These days, when we look for technological advancement, many times we look in Google's direction. We do so not without good reason; consider the sheer number of advancements that Google has made or is making daily from the self-driving car to Project Loon. A recent interview between Google's co-founders Larry Page and Sergey Brin and venture capitalist Vinod Khosla, meanwhile, suggested that the next big advance in the field was likely to come from artificial intelligence. What Page and Brin had to say about such a development, meanwhile, was eye-opening to say the least.
While the Khosla interview covered several topics, one point became fairly clear in the whole affair, specifically, the issues of machine learning and artificial intelligence. Brin offered up the idea that we were nowhere near, as a society, being able to develop anything like human intelligence, but that may not remain the case much longer. Specifically, Brin noted that there are already several projects going on in the field of machine learning that attempts to replicate a human brain. Dubbed “the brain project,” the idea is to take the concept of machine learning and more tightly focus said concept, currently being used in not only the self-driving car concept, but also in “...a number of Google services.”
But beyond that, Brin noted, issues of “...more general intelligence...” also came into play. Brin specifically noted the DeepMind acquisition, suggesting that, theoretically, there may one day be full artificial intelligence in play. More specifically, Brin said “Obviously, computer scientists have been promising that for decades and not at all delivered. So I think it would be foolish of us to make prognoses about that. But we do have lots of proof points that one can create intelligent things in the world because — all of us around. Therefore, you should presume that someday, we will be able to make machines that can reason, think and do things better than we can.”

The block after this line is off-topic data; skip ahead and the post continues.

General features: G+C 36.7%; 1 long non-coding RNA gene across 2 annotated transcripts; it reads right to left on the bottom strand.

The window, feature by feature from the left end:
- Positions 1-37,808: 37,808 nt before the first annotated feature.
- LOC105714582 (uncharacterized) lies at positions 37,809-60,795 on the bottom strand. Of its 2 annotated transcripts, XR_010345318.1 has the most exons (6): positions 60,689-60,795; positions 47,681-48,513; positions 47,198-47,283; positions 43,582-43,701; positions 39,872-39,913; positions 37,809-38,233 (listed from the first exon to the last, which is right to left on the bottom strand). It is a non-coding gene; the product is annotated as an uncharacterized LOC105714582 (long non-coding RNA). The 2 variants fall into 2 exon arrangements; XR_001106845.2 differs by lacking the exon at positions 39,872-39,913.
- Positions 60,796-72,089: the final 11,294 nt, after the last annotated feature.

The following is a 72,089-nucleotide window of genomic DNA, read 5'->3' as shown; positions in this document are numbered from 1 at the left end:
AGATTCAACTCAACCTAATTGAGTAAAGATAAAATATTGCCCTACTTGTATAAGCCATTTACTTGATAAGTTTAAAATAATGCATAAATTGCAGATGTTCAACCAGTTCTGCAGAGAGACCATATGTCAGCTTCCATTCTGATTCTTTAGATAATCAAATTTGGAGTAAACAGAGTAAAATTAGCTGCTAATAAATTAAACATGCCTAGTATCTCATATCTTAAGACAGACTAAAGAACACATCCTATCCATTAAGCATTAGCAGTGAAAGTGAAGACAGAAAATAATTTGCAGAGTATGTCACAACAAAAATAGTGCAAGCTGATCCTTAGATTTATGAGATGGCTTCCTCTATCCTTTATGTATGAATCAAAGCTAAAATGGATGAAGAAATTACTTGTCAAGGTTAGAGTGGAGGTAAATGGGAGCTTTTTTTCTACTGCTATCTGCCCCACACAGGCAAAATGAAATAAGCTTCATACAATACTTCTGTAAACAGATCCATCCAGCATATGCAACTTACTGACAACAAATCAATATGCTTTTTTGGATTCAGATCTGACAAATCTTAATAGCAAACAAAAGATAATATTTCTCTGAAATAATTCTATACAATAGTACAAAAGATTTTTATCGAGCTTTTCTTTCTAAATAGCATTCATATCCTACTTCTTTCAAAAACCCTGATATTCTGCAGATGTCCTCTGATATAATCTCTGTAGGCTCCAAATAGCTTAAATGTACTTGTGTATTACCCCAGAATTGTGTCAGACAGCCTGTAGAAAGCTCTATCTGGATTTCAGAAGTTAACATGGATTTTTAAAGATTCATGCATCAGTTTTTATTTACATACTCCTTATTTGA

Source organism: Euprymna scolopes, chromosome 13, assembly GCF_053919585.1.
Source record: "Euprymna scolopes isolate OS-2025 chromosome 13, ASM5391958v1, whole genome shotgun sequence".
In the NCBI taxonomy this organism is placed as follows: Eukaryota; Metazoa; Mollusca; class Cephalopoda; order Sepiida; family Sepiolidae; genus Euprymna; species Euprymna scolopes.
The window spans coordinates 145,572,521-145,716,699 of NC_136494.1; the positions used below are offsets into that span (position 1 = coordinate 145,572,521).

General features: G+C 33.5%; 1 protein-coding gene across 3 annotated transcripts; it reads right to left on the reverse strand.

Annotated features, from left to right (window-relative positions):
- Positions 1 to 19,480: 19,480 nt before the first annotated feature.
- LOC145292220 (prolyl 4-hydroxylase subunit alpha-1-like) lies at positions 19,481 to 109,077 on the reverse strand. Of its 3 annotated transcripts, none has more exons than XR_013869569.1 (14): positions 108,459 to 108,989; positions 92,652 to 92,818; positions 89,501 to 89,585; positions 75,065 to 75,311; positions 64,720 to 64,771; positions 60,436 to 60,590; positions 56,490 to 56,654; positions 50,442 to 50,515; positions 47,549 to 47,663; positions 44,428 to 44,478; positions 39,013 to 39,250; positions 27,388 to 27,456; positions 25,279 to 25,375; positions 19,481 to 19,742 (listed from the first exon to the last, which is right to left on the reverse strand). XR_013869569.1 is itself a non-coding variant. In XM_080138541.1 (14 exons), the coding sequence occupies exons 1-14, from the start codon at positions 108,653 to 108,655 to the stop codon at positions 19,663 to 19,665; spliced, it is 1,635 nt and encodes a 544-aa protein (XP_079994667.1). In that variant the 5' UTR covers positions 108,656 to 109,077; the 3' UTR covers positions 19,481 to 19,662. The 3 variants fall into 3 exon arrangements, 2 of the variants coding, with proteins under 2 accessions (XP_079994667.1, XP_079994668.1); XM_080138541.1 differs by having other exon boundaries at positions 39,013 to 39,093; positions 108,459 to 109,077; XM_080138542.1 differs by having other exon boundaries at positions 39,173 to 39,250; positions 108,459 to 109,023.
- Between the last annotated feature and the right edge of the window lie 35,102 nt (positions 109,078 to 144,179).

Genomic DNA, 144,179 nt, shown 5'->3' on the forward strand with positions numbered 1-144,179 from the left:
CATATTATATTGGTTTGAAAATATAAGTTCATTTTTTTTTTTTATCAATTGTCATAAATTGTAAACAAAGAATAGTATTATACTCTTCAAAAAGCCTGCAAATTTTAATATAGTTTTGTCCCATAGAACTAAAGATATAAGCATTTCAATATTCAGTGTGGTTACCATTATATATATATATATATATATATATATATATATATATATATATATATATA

While Brin certainly has a point involving the rapid advancement of computer technology making for essentially a wild card of effects, there's a point that some like to raise that, in a way, limits the overall impact of a “true AI” system: sentience. The ability of a computer to actually achieve a human-like intelligence—perhaps the truest measure of an AI—would seem to be impossible right now. But then, betting against technology has been commonly shown to be a bad idea; history is littered with examples of people believing that something couldn't be done, or shouldn't be done, only to discover that it not only could but people had a huge interest in it when it was done.
It was safe to say that, in 1959, many likely thought we'd never land on the moon, yet in 1969, it was an accomplished fact that we had done just that. Granted, only time will tell if Brin is right here or if the naysayers will win the day, but the key point is that no one knows what will be discovered along the way to reaching that goal of artificial intelligence, including new technologies that Google may love to have a vested interest in.
Contributing TechZone360 Writer
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